US 4892738 A
A favorable sustained-releasing property is given to granular preparations by incorporating therein at least one C.sub.16 -C.sub.18 saturated fatty acid and/or metal salts thereof at a rate of 10-50% of the total weight of the dosage form. The disclosed dosage form releases the active ingredient both in a low pH region of the stomach and in a high pH region of the intestine at an appropriate rate.
1. A pindolol sustained-release granular preparation comprising an enteric coated sustained-release component prepared by an extrusion of a moistened mass of a mixture which comprises 1-10 wt. % of pindolol, 10-50 wt. % of at least one metal salt of a C.sub.16 -C.sub.18 saturated fatty acid selected from the group consisting of magnesium stearate, calckium stearate, magnesium palmitate, calcium palmitate, aluminum stearate and aluminum palmitate, 40-55 wt. % of microcrystalline cellulose and 2-20 wt. % of at least one water soluble cellulose derivative wherein said enteric coating material is a member selected from the group consisting of cellulose acetate phthalate, hydroxypropylmethyl cellulose phthalate, a copolymer of 2-methyl-5-vinylpyridine, methyl methacrylate and methacrylic acid, and a copolymer of methyl methacrylate and methacrylic acid.
2. A pindolol sustained-release granular preparation as in claim 1, wherein said enteric coated sustained-release component is combined with a rapidly-dissolving pindolol preparation to form a single dose unit.
3. A pindolol sustained-release granular preparation as in claim 2, wherein the ratio of combining the sustained release preparation to the rapidly-dissolving preparation is from 4:1 to 4:3.
4. A pindolol sustained-release granular preparation as in claim 2, where in said enteric coated sustained-release preparation is coated with a layer of said rapidly-dissolving preparation.
5. A sustained-release granular preparation as in claim 1, wherein said water soluble cellulose derivative is selected from the group consisting of methyl cellulose, hydroxypropyl cellulose and hydroxypropylmethyl cellulose.
6. A sustained-releasing granular preparation as in claim 5, wherein said water soluble cellulose derivative is methyl cellulose.
7. A sustained-release granular preparation as in claim 5, wherein said water soluble cellulose derivative is hydroxypropyl cellulose.
8. A sustained-release granular preparation as in claim 5, wherein said water soluble cellulose derivative is hydroxypropylmethyl cellulose.
This application is a continuation of application Ser. No. 442,916 filed on Nov. 19, 1982, now abandoned, which is a continuation of copending application Ser. No. 265,595, filed on May 20, 1982, now abandoned.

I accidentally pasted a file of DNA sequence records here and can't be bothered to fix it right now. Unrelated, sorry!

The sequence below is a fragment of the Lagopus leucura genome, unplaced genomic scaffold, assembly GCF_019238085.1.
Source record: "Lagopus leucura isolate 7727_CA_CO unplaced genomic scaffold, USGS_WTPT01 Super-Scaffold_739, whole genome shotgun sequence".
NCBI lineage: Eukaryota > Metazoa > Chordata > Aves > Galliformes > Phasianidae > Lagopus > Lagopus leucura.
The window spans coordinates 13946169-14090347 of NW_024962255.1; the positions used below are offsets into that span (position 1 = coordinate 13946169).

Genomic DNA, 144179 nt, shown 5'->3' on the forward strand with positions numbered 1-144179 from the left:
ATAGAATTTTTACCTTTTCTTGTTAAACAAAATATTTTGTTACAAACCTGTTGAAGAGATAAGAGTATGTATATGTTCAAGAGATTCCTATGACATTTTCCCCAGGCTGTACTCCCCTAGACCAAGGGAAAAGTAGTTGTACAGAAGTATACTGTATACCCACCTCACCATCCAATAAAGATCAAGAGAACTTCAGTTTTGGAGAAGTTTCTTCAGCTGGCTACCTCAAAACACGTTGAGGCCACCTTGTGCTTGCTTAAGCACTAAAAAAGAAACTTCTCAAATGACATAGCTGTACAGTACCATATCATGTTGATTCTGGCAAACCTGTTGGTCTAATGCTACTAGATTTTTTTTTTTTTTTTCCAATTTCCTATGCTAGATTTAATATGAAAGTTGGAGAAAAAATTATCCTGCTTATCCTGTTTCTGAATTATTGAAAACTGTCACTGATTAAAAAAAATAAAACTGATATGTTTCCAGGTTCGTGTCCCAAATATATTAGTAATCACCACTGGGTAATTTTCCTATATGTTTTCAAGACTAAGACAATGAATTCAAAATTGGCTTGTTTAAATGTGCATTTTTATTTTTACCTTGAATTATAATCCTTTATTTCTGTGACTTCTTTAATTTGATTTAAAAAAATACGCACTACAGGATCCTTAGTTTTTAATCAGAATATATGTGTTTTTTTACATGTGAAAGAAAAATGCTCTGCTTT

The present invention generally relates to sustained-release pharmaceutical granular preparations. Particularly, it is concerned with such preparations that effectively control the dissolving and/or absorption rates of pharmacologically-active ingredients which are otherwise liable to be decomposed with the gastric juice and/or rapidly absorbed into the living body to raise the concentration in the blood to a dangerous extent.
Certain kinds of pharmacologically active substances, particularly weakly basic ones including their acid addition salts, are rapidly dissolved in the stomach and therefore the blood (serum and/or plasma) levels of the substances are correspondingly rapidly raised.
On the other hand, it is desirable to raise the serum and/or plasma level of a pharmacologically active substance rapidly up to a predetermined level and subsequently maintain the level for a period of time as long as possible.
In the cases of, for instance, antihypertensive agents and hypoglycemic agents, a rapid rise in the serum and/or plasma levels of such agents up to an unexpected degree is a sign of danger for a patient who is given the agent. Accordingly, it is desirable to properly control the rise in the level of the active ingredients.
There has hitherto been made a number of proposals for improving a preparation so as to have a satisfactory sustained-releasing property, though only few have actually attained the object of the moderate release of active ingredient in both a low pH region of the stomach and particularly in a high pH region of the upper intestine. The active ingredient must also be protected against the actions of pancreatic enzyme like lypase or esterase for a long period of time to ensure its favorable releasing property.